“If the Charter of the French Language saw fit to create exceptions that allow the protection of the English-speaking community’s institutions, the Health Care Act can and must do the same,” added Sara Saber-Freedman, President of the Board of the MAB-Mackay Rehabilitation Centre in Montreal. “Bill 10 must be amended in order not to abolish institutions -- and especially not those that are designated to provide bilingual services.”

“The goals of the government can be achieved without eliminating this unique and irreplaceable community heritage,” added Saber-Freedman, noting that some important modifications to Bill 10 are essential to ensure that the legislation does not compromise a 30-year consensus that is crucial to the vitality of Quebec’s English-speaking minority.”

The Health and Social Services Committee of the National Assembly held several weeks of hearings on Bill 10. The large majority of briefs were critical of Bill 10 for one or more of the following reasons:

  • The new CISSSs will be too large and distant from those who use their services;
  • The range of medical and social mandates a CISSS must manage is too varied to be successful;
  • Social service mandates will be get short shrift next to the medical mandates within the same organization;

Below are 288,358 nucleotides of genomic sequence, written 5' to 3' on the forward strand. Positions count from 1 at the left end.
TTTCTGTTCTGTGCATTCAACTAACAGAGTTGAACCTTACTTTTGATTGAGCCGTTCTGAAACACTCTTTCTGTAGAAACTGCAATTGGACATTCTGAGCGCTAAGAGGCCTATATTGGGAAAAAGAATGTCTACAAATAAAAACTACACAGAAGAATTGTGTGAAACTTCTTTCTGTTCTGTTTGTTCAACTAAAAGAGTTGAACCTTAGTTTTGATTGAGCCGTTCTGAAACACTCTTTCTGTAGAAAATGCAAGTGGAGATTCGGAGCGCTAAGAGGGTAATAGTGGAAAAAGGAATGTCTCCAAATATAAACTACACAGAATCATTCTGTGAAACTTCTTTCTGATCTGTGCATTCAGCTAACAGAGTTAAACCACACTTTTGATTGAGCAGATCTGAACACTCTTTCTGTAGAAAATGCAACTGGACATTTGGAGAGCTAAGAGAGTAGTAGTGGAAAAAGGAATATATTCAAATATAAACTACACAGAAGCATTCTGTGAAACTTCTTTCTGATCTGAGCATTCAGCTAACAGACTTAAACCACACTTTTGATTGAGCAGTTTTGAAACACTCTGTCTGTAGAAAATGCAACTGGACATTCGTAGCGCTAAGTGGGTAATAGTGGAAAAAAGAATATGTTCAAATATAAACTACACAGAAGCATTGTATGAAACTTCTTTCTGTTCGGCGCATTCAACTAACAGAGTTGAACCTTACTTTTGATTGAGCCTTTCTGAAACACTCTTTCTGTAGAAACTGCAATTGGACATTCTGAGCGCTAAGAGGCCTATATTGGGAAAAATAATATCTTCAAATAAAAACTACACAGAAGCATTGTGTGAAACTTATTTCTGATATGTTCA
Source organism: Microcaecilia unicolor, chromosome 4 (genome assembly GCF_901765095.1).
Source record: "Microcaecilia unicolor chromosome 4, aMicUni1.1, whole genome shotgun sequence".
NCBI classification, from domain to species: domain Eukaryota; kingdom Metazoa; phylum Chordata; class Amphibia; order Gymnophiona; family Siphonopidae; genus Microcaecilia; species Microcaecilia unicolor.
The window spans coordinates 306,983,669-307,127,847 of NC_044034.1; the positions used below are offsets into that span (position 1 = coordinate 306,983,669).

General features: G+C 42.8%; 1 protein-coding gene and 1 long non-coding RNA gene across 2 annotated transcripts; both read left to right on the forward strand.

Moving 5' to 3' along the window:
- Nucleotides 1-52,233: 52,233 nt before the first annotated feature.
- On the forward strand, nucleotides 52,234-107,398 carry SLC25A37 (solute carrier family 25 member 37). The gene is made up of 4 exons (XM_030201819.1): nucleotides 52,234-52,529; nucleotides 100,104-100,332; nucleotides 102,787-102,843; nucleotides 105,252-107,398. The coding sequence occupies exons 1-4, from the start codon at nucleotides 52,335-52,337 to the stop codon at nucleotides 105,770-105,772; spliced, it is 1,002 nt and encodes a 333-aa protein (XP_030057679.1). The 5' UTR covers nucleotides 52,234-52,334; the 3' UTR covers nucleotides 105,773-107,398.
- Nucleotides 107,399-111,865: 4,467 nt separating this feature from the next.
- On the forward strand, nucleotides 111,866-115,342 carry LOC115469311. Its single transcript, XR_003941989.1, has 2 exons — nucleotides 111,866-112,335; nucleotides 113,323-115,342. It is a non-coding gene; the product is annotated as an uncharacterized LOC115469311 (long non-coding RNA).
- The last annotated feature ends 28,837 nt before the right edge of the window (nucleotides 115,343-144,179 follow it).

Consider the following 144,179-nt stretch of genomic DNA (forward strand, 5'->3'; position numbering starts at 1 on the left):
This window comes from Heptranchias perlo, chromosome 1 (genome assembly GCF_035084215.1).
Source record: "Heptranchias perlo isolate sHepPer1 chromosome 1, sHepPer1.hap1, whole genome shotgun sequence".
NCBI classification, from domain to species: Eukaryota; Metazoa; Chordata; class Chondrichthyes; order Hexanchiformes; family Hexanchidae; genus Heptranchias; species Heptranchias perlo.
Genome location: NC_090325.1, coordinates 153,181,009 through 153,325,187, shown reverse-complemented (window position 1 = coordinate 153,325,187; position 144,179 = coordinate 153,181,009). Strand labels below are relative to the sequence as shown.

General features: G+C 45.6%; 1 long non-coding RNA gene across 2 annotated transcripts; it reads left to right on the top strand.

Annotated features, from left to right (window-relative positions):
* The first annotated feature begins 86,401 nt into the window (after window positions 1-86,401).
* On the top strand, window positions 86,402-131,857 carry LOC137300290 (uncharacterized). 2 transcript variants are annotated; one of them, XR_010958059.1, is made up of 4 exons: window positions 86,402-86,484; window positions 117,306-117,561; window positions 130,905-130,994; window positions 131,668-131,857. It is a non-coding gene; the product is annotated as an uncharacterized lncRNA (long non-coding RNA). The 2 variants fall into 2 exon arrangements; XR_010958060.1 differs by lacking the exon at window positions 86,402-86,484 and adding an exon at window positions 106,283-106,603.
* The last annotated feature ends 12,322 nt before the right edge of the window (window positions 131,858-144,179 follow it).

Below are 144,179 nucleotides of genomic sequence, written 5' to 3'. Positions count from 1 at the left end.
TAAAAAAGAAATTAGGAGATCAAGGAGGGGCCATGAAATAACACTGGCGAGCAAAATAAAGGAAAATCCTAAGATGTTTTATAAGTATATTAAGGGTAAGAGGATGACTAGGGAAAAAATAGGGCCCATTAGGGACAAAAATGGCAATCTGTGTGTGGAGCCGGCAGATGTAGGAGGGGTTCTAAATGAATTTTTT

• Too much control is placed in the hands of one person, the minister;
  • The reduction of the number of board seats, and the process by which board members will be appointed, will substantially restrict access to these seats to members of the community;
  • The pace of implementation of such a vast reorganization is too rapid. Bill 10 has not been adopted yet, and it is supposed to be implemented for April 1, 2015;
Amendments to Bill 10 were introduced on December 1. They include increasing the number of CISSS in four regions; according bilingual status to the CISSSs on the West Island and in the Centre of Montreal; increasing the size of CISSS boards and recognizing the participation of universities; according a seat to a person nominated from the English-speaking community on the boards of CISSSs that have merged at least one bilingual institution, for example: Laval (this applies to a total of seven regions outside of Montreal); and allowing boards to choose their own PDGs after the minister has chosen the first one.

An important issue not yet resolved has to do with the assets of the existing institutions that have owning corporations. Bill 10 transfers those assets to the CISSSs, but the minister has said the assets will stay with owning corporations. This is particularly important in hospitals and other institutions where large amounts of public and private donations have been invested.

At the time of this writing the study of Bill 10 continues, and may continue into the New Year. If you are concerned by Bill 10 and want to express your concerns, go to www.Bill10.com and add your name to the on-line petition.